Whether or not the U.S. economy is already in a recession, financial advisers and market watchers are bracing for the fallout from the move toward higher interest rates that the Federal Reserve will be leaning on to combat inflation hovering at a 40-year high.
“For the first time in 14 years we are dialing back risk a wee bit for our more aggressive portfolios to a more moderate balanced mix for the time being, while not making any changes to our more moderately conservative allocations,” said Jon Ulin of Ulin & Co. Wealth Management.
“In January, we had already chainsawed our average portfolio duration to two years to help mitigate bond losses and are leaning more on value and defensive sectors with stocks, while increasing overall cash from 2% to 8%,” Ulin added. “Now would be as good a time as any to shore up your portfolio strategy, rebalance and make any needed adjustments before worse weather hits.”
Kashif Ahmed, president of American Private Wealth, is also referencing efforts to batten down the hatches ahead of what could be the economic reality of the Fed’s seemingly tardy efforts to manage inflation.
But because recessions often arrive before consumers notice the pain of things like layoffs, Ahmed said the fear of recession can be the biggest problem.
“In an economy so dependent on consumer spending, persistent talk of a recession may make the recession inevitable,” he said. “Consumers will be so spooked that it is coming, they will stop spending.”
In terms of preparing for a recession, Ahmed advises “ensuring you have an emergency stash of money that is easily accessible.”
“As for your portfolio, if you don’t already have a sensible, balanced lineup, tune it up now,” he said. “Defensive stocks like consumer staples, utilities and health care hold up better during times of economic stress, simply because everyone needs them.”
Kevin Brady, vice president at Wealthspire Advisors, said any adjustments in preparation for a coming recession should be deliberate to avoid the trap of trying to time the market or economic events.
“The stock market can act in unpredictable ways, meaning I can be right about the economics of a looming or current recession but wrong about how stocks react in the near term,” Brady said. “Because markets are always forward-looking and potentially irrational in the short term, a recession becomes a poor decision point for portfolio changes by itself.”
Context is key, said Stuart Katz, chief investment officer at Robertson Stephens.
“It’s hard to time the markets, especially when half of the S&P 500 Index’s strongest days over the last 20 years occurred during a bear market,” he said. “Investing carries the inherent risk of exposing our psychological foibles and the emotional impediments that can get in the way of rational decision-making.”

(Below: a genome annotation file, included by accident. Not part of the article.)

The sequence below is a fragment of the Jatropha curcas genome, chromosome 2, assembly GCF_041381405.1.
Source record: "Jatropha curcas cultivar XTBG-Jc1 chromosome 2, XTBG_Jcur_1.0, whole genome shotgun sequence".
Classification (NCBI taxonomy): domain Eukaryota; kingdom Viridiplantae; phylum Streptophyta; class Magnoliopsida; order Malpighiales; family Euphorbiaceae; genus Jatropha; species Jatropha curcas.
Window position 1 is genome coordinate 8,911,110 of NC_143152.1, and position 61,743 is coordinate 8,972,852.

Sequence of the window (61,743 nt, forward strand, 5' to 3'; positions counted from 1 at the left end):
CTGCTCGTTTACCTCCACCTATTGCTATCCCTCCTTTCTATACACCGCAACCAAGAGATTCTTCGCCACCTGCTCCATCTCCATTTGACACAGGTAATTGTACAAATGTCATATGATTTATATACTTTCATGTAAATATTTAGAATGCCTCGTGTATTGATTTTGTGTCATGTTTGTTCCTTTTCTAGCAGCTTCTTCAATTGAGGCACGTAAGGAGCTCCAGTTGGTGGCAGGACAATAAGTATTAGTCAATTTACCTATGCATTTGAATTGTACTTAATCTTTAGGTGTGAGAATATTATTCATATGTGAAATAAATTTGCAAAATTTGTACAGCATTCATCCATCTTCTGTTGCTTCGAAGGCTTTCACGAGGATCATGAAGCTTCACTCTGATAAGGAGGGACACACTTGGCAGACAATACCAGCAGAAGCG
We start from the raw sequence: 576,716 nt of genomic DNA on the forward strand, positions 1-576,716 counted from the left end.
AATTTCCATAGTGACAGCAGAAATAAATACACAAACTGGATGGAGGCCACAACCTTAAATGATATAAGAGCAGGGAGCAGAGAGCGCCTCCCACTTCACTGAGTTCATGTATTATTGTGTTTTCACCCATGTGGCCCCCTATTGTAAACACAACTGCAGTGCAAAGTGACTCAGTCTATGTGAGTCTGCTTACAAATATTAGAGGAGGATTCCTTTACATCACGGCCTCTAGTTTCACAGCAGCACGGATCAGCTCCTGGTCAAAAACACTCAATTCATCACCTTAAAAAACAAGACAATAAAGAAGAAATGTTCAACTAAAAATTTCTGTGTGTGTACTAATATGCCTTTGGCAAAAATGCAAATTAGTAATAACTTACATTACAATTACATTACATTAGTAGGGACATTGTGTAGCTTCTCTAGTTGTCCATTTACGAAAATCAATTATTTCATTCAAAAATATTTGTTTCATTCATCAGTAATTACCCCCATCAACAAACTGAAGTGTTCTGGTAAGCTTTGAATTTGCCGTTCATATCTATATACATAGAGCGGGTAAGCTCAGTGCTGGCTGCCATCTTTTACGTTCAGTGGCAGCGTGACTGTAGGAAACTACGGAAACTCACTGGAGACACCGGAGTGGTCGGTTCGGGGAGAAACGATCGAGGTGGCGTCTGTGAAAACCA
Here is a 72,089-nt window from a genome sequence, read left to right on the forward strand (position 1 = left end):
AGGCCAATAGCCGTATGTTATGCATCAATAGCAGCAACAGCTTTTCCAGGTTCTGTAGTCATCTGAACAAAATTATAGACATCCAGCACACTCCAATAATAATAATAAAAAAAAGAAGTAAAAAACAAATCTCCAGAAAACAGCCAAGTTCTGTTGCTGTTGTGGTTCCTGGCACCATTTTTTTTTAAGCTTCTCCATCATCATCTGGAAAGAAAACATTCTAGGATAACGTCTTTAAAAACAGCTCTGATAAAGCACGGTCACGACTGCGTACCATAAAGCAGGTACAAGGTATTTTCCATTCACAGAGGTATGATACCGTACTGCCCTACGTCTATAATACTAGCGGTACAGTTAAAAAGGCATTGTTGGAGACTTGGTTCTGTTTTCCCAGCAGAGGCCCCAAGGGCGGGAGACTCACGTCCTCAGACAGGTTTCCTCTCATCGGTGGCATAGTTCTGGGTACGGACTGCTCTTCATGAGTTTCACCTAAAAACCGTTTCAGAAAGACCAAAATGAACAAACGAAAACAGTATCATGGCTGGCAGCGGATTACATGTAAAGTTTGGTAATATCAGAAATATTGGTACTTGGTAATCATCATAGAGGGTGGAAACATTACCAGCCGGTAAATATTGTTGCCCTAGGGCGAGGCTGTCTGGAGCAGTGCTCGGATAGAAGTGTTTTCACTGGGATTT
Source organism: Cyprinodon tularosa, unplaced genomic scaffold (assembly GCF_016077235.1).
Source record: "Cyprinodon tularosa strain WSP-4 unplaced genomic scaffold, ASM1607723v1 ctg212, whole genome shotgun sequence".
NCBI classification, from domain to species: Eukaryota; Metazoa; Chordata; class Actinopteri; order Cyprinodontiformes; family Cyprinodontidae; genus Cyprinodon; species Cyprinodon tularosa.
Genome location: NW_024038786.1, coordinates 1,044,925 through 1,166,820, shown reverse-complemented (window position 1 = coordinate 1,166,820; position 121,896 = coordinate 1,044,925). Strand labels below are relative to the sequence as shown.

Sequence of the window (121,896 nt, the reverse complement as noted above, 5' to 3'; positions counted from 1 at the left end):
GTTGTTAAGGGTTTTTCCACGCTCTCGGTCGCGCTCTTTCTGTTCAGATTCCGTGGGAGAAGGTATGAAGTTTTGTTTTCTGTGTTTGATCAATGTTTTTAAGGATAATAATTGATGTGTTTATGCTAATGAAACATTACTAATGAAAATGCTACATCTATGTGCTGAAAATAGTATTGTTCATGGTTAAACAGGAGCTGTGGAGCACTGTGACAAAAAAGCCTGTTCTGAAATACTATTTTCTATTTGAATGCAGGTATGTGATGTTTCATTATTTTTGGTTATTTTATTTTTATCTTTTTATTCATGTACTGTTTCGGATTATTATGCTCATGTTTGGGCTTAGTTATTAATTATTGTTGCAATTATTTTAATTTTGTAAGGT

Paul Schatz, president of Heritage Capital, is still in the camp that the recent period of negative economic growth was more of an anomaly than an actual recession, which is not to suggest that he thinks the U.S. economy is on solid ground.
“I still think that the recession is at least a quarter or two away, but it is coming,” he said. “Regarding the portfolio, what’s happening right now is very much against what happens in history. Because of soaring inflation, we have both stocks falling hard and bonds seeing the single largest decline in history as well as the longest decline in history.”
Schatz said that if he were constructing a portfolio from scratch today, it would include low-volatility stocks like utilities and consumer staples paired with short-duration fixed-income exposure.
Tim Davis, partner at Davis Executive Wealth Management Group with Steward Partners, has been loading client portfolios with exposure to managed futures, which is a strategy known to thrive in volatile times.
“We continue to get into territory that nobody has been in for the last 100 years,” he said. “We just saw the first six months of the year as the worst six months for stocks and bonds in the history of this country.”
Managed futures strategies, which have the flexibility to go long and short stocks, bonds, commodities and currencies, have helped Davis add some diversity to client portfolios this year.
“This is a situation where you can’t just sit on your hands and wait for the ship to right itself,” he said. “The hope was the Fed would be done raising rates by the end of the year, but now that’s off the table.”
Even though he’s prepping client portfolios for the fallout from an aggressive Fed tightening cycle, Davis believes the economy is set up for a milder recession.
“You look at the landscape today; we have 100 million job openings and a 3.5% unemployment rate,” he said. “It’s tough to envision a severe recession in an economy where everybody who wants a job has a job.”
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